Everyone knows President Donald Trump enacted steel and aluminum tariffs to level the playing field with China and other U.S. trading partners. But though economists don’t agree that tariffs are the right approach, new research affirms the view that U.S. aluminum producers are at an unfair disadvantage in the global market.
A pro-global trade organization — the Organization for Economic Cooperation and Development (OECD) — just released a report showing that many U.S. trading partners including China and Canada have been subsidizing their aluminum industries since 2013.
In response to the report, the American Primary Aluminum Association (APAA) released a statement claiming this justifies imposing aluminum tariffs on exports from those countries. In their words, it “levels the playing field” for American producers.
According to the APPA, the subsidies have reduced global aluminum capacity, which has protected foreign aluminum industries while hurting the U.S. aluminum industry. Data from the London Metal Exchange reported by Bloomberg shows aluminum inventories have sharply declined since 2014.
But instead of imposing tariffs to fix the problem, the Cato Institute’s Associate Director of the Herbert A. Stiefel Center for Trade Policy Studies, Simon Lester, said the U.S. should have followed convention and filed a complaint with the World Trade Organization (WTO).
“The problem of governments subsidizing industries is a long-standing problem across all countries and cultures,” Lester told InsideSources. “There are rules with the WTO about subsidization, and if you think a country is subsidizing, you can file a complaint directly with the WTO. The Obama administration started that process at the end of Obama’s term, but we haven’t followed up with that. The specific approach the Trump administration has taken is kind of arbitrary and not correlated with the systemic problem.”
But Trump’s presidency is defined by defying Washington convention — and not all economists and international trade experts believe the WTO fairly settles trade disputes.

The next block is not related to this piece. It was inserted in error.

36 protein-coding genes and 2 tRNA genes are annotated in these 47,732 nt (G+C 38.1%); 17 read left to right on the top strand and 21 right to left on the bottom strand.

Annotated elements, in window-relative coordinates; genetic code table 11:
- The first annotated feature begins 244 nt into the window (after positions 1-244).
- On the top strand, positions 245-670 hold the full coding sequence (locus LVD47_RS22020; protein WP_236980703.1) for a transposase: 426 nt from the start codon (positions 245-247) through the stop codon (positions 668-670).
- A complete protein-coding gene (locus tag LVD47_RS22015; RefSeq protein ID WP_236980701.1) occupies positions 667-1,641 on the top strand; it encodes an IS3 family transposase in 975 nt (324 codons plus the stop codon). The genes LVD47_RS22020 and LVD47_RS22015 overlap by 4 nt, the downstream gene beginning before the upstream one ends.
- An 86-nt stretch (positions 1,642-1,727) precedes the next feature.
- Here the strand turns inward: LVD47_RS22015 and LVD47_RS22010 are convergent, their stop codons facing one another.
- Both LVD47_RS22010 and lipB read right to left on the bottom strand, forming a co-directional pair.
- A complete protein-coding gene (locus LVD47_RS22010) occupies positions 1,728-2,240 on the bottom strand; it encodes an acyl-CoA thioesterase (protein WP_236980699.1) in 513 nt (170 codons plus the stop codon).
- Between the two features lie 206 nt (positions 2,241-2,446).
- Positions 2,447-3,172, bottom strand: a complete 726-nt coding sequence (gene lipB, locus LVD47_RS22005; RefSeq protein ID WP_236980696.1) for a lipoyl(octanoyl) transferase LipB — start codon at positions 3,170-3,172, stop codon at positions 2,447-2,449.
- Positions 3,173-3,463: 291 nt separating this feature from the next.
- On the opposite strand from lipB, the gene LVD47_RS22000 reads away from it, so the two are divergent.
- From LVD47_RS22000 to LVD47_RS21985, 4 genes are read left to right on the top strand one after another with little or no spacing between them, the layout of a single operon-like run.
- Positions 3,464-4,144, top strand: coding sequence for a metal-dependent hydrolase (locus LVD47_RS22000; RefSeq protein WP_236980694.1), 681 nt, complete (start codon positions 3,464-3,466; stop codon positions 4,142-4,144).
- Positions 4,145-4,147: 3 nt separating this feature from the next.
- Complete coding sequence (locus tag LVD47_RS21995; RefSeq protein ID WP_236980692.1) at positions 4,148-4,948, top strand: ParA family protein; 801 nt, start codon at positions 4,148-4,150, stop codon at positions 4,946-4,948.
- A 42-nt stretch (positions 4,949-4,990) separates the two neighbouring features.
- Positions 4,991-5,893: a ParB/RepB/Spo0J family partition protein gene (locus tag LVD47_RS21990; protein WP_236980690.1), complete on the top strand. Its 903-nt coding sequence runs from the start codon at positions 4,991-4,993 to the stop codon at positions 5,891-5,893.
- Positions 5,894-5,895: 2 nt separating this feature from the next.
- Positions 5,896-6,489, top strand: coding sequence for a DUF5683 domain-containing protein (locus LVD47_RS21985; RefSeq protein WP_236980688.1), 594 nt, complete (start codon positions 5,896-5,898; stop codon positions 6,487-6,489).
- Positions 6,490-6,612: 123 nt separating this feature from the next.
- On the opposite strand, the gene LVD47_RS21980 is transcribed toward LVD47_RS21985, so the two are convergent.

Before becoming the United States Trade Representative for the Trump administration, Robert Lighthizer criticized the WTO’s approach to handling trade disputes, calling the WTO a system that has “fundamentally lost its way.”
And he’s not the only one. Many experts and organizations have decried the WTO for the lack of transparency in its decision-making and arbitrary decisions.
Regardless, Lester thinks going to a third party is still the best bet for making trade decisions.
“I think the right response is going to the WTO,” he said. “Governments can be a little biased toward their own industries.”
Last year, former National Economic Council Director Gary Cohn said Trump’s tariffs are “just his negotiating style” in an attempt to level the playing field for American producers and manufacturers. In Cohn’s view, global trade is currently neither free or competitive, but said tariffs aren’t the answer because they will ultimately hurt U.S. companies and consumers.
Many other economists agree. Lawrence White, professor of economics at New York University’s Leonard N. Stern School of Business, told InsideSources in an email that the OECD’s report is “no surprise” but doesn’t think tariffs will fix the problem.
“Should we complain that this is ‘unfair’ and we should threaten restrictions on imports of primary aluminum and then follow-through with restrictions?” he said. “Of course, such restrictions favor our primary aluminum producers (and their workers) but harm the downstream processors and users of aluminum (and their workers) and harm the eventual consumers of aluminum-using products (who have to pay higher prices).”
White thinks the U.S. shouldn’t double down on aluminum and should instead “re-orient our productive facilities to produce other things — and we should find ways to ease the economic/social transition of the primary aluminum workers and producers.”
But allowing an entire industry to fail has severe repercussions as well — for the workers as well as downstream industries, like the auto industry and companies that use aluminum in their products, such as Campbell’s soup cans.
Another other option is reducing reliance on global trade altogether.
A 2016 study conducted by economists from the Massachusetts Institute of Technology (MIT) found that increasing trade with China handicapped U.S. manufacturing and cost the U.S. millions of jobs in the 90s and early 2000s. The study also found that various industries downstream of the manufacturing industries were negatively affected.
In other words, trade with China has been bad for U.S. industry, and subsequent subsidies supporting the Chinese aluminum industry and other foreign aluminum industries have forced the U.S. aluminum industry to the brink of collapse.
But instead of imposing tariffs to mitigate the damage, economists — like Lester — think Trump should rely on trade partnerships to hold trading partners accountable.
“There’s only so much you can do here,” Lester said. “All governments use tariffs and subsidies. International trade rules try to put constraints on that.”